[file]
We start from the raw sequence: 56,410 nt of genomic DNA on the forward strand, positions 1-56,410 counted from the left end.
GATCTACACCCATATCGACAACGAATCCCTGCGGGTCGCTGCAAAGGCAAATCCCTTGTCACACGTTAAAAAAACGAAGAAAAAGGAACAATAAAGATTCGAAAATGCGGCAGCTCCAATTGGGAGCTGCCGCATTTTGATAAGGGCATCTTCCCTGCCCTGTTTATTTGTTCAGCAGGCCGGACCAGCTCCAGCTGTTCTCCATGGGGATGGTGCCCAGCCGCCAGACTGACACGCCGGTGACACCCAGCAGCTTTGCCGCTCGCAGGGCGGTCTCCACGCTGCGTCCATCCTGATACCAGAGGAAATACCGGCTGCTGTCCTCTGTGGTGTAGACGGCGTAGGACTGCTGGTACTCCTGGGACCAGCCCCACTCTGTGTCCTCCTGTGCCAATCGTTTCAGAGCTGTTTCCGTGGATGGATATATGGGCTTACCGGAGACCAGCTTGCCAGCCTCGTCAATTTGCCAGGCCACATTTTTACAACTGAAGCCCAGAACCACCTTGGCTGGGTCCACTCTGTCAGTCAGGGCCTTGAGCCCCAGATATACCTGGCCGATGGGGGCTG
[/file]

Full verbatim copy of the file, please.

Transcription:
We start from the raw sequence: 56,410 nt of genomic DNA on the forward strand, positions 1-56,410 counted from the left end.
GATCTACACCCATATCGACAACGAATCCCTGCGGGTCGCTGCAAAGGCAAATCCCTTGTCACACGTTAAAAAAACGAAGAAAAAGGAACAATAAAGATTCGAAAATGCGGCAGCTCCAATTGGGAGCTGCCGCATTTTGATAAGGGCATCTTCCCTGCCCTGTTTATTTGTTCAGCAGGCCGGACCAGCTCCAGCTGTTCTCCATGGGGATGGTGCCCAGCCGCCAGACTGACACGCCGGTGACACCCAGCAGCTTTGCCGCTCGCAGGGCGGTCTCCACGCTGCGTCCATCCTGATACCAGAGGAAATACCGGCTGCTGTCCTCTGTGGTGTAGACGGCGTAGGACTGCTGGTACTCCTGGGACCAGCCCCACTCTGTGTCCTCCTGTGCCAATCGTTTCAGAGCTGTTTCCGTGGATGGATATATGGGCTTACCGGAGACCAGCTTGCCAGCCTCGTCAATTTGCCAGGCCACATTTTTACAACTGAAGCCCAGAACCACCTTGGCTGGGTCCACTCTGTCAGTCAGGGCCTTGAGCCCCAGATATACCTGGCCGATGGGGGCTG